The Annual Anti-Play-In Games Rant

If ever there were a concept in sports that bore repeating until the sun burned out its supply of hydrogen and the Earth burned up in the corona of a red giant star enveloping it in five or ten or however many billion years the solar system has left, it is this:

The NBA Play-In Tournament is STUPID with a capital stupid.

You could make the argument that the Eastern Conference at least hasn’t made a complete garbage fire out of it this year, as the 10th-place Atlanta Hawks stand 37-37, making all four play-in teams at least over .500.

But at the same time, does anyone seriously believe that even the current 8 seed Brooklyn Nets, with their 38-35 record and history all season long of making a dog’s breakfast out of team chemistry, stand a chance in the first round against a Miami Heat team that was in the Finals two years ago?

What on Earth is the point of adding two extra teams to an “exciting” playoff tournament that essentially amounts to those unwatchable April games between teams mired in Mediocrity Hell, except for higher stakes?

But no matter. If this were just about the Eastern Conference, let the Hawks win two games and then set about shocking the world like they did last year on their way to the conference finals.

No, what really sets the play-in tournament apart for the utter stupidity of it all is the Western Conference.

As this goes to press (through games of Friday, March 25), the Pelicans and Lakers stand tied for ninth at 31-42, set to play each other in a game that affords the winner the chance to meet the winner of a 43-32 Minnesota Timberwolves team and the 36-39 Clippers.

About the only thing the West can provide now is comedy value if the Wolves choke and miss the playoffs for the 17th time in the last 18 seasons.

Because in a normal year, Minnesota has already clinched a playoff spot, and they’re far enough ahead of the Clippers that they could even decide to “mini-tank” if they wanted to avoid the Suns in the first round and instead face the Grizzlies and Warriors (or, if standings hold and they pull off the upset over a fading Golden State team, the Nuggets) in the first two rounds.

Instead, Minnesota has to risk injury to Karl-Anthony Towns and Anthony Edwards for no good reason, simply because being seventh, 11 games over .500 and seven games up with seven games to play over the 8 seed, no longer gets a team into the playoffs.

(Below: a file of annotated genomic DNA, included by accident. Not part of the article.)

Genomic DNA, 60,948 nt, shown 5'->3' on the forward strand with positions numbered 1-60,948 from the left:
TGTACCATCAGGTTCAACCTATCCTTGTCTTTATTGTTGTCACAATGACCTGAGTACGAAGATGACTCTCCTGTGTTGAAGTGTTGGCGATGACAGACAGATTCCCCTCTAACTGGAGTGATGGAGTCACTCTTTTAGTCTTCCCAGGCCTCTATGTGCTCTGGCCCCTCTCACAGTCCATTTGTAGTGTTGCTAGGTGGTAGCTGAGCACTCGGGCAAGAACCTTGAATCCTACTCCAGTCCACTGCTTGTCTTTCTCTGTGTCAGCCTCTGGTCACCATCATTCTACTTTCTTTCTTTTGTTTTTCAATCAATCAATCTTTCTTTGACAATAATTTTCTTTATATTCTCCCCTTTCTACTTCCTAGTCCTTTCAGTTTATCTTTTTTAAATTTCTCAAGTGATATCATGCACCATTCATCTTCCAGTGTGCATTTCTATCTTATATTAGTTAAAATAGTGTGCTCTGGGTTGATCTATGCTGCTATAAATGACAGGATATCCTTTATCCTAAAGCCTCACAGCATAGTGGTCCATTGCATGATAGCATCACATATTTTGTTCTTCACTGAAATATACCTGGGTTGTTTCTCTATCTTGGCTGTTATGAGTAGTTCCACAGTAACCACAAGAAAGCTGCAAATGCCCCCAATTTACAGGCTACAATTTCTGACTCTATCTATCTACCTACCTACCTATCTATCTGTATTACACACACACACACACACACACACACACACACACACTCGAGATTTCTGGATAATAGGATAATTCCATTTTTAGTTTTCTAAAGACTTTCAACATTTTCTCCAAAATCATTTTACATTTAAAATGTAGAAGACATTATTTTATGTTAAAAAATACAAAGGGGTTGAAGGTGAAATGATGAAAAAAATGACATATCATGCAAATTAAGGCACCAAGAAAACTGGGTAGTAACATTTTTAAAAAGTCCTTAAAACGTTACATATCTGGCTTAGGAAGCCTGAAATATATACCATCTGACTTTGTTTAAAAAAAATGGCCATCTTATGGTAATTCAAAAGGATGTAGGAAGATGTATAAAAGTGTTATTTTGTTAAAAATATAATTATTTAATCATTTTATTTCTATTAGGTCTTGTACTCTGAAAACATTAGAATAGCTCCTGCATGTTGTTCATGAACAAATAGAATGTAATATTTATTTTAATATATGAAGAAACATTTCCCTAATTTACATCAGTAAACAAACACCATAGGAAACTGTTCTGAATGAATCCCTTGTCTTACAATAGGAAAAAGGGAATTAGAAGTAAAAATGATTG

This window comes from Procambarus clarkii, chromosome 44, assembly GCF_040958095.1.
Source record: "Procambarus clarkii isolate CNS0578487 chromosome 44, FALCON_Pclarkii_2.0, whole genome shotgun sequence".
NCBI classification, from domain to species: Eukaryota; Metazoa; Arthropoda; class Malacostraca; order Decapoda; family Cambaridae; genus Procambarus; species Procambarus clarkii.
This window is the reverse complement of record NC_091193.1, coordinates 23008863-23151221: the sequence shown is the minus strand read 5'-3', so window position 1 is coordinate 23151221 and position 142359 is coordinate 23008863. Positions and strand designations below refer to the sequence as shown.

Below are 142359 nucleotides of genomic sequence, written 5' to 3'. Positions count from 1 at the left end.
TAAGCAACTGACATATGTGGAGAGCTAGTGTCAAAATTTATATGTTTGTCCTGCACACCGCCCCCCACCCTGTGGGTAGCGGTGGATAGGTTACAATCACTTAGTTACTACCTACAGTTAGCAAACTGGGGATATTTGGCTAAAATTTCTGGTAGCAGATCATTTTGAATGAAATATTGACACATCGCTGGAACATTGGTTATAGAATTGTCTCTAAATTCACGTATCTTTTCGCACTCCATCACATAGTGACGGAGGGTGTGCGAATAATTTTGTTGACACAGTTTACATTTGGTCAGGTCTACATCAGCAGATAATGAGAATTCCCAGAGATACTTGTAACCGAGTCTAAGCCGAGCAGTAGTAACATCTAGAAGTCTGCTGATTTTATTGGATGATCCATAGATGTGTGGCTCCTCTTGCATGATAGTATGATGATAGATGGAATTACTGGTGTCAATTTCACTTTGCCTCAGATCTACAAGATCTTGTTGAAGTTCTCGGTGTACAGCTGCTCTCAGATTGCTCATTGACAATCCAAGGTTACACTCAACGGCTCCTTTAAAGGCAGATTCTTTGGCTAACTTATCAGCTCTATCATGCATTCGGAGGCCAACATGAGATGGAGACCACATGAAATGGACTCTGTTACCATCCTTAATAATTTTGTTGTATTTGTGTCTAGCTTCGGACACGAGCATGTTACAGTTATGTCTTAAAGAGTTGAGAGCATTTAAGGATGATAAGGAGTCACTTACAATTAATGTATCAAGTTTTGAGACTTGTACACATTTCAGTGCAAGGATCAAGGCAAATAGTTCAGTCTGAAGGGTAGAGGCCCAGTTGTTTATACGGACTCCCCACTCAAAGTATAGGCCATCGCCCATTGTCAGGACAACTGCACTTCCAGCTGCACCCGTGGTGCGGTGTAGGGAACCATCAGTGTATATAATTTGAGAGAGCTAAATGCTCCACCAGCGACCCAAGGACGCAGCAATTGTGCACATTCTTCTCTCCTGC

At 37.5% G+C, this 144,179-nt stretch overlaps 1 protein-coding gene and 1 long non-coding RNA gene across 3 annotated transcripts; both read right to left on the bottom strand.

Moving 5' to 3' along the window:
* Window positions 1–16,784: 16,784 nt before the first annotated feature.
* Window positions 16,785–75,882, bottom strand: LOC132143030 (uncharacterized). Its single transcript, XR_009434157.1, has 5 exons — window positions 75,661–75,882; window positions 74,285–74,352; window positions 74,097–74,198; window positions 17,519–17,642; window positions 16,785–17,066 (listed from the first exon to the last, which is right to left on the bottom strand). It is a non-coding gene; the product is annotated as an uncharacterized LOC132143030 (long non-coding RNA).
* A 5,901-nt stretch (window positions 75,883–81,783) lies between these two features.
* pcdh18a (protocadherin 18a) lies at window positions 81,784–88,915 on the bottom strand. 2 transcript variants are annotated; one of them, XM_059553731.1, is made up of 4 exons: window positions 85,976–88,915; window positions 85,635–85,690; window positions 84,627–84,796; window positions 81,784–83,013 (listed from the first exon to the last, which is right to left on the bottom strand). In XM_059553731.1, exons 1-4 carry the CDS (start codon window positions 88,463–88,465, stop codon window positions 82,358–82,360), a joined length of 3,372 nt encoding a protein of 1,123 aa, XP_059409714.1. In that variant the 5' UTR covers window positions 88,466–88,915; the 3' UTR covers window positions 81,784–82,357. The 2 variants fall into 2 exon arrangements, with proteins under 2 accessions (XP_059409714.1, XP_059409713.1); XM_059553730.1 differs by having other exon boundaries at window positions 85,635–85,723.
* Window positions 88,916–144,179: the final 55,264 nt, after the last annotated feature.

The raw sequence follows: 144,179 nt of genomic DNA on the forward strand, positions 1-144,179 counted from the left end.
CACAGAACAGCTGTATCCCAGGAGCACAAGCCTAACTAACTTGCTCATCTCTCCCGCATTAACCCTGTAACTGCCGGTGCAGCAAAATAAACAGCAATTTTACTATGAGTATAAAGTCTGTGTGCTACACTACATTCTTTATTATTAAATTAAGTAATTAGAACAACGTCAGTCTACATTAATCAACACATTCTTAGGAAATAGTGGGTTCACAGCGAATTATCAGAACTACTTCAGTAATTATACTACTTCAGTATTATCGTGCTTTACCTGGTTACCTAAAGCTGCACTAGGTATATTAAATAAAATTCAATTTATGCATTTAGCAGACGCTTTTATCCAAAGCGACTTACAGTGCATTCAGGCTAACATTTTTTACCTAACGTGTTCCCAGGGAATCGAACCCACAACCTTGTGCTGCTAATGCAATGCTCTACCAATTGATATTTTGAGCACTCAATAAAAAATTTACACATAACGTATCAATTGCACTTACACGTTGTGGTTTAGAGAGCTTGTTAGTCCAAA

Likewise, Denver has been fighting the injury bug all year. Nobody on the Nuggets has appeared in every game this year; indeed, nobody has cracked the 70 game mark for a team with 74 in the book so far.

If it were just Denver and Minnesota jockeying for the 6 and 7 seed to see who faces what opponent at that end of the bracket, both teams could be at their absolute best for those series.

Instead, they have to fight a fierce battle with each other so that what…they can play one team that’s respectably under .500 (in a 30-team league with 16 playoff spots, something like 39-43 isn’t all bad) and possibly have to play a complete garbage fire just to make the playoffs?

It’s not fair to teams that play well to put them in this kind of scenario. They should be competing for a title, full stop.

You might be able to talk me into an 8-9 play-in game, but even that’s stupid considering that “a for-all-the-marbles game for the right to get swept in the first round” isn’t exactly compelling television in its own right. Just get to the playoffs.

But how far does this rabbit hole go? With the Lakers and Pelicans at 31-42, that means any team that hasn’t lost 51 games yet is still technically alive for this stupid play-in thing. That includes the 13 seed Kings, currently 26-48 but completely mathematically alive if they win out…and go 34-48.

A 34-48 team doesn’t even belong in the fringe of the conversation for the playoffs. No team that bad has made the postseason since the 1988 Spurs, who went 31-51 and placed eighth in a conference that only had 12 teams.

The NBA is needlessly having teams risk injury to their stars, diminishing the value of the playoffs, all so they can put on a couple of extra games and presumably disincentivize tanking, never mind that it’s still better to have one ball in the draft lottery than guarantee yourself the 15th pick. Sure, the 15th pick has given us Steve Nash, Kawhi Leonard, and Giannis Antetokounmpo (in 1996, 2011, and 2013 respectively), but it’s also where Frederic Weis (he of the face full of Vince Carter crotch at the 2000 Olympics) went in 1999.

By contrast, wouldn’t you rather be the 1993 Orlando Magic, who were the last team out of the playoffs but ended up drafting Chris Webber first overall and trading him for Anfernee Hardaway?

Or maybe you’d like the be the 2008 Bulls (Derrick Rose), 2011 Cavaliers (who got a pick from the Clippers that turned into Kyrie Irving) or the 2019 Pelicans (Zion Williamson)? If the play-in games had been around back then, those teams (including the ’11 Clips) might’ve ended up in the postseason.

If the goal of the play-in tournament is to create entertaining basketball in March and April, it’s dumb. If the goal is to disincentivize tanking, it’s better to have a shot, no matter how small, at the first pick rather than being guaranteed the 15th pick.

If the goal is to jeopardize player safety, or if the goal is to try and maximize TV money from airing a game between stinker teams, or if the goal is to give participation trophies to as many teams as possible (even with the play-in games, 20 teams making the postseason out of 30 isn’t the highest ratio of playoff teams to total teams in even the last 35 years), then mission accomplished.

Let’s get rid of this stupid play-in tournament. It’s pointless and dumb.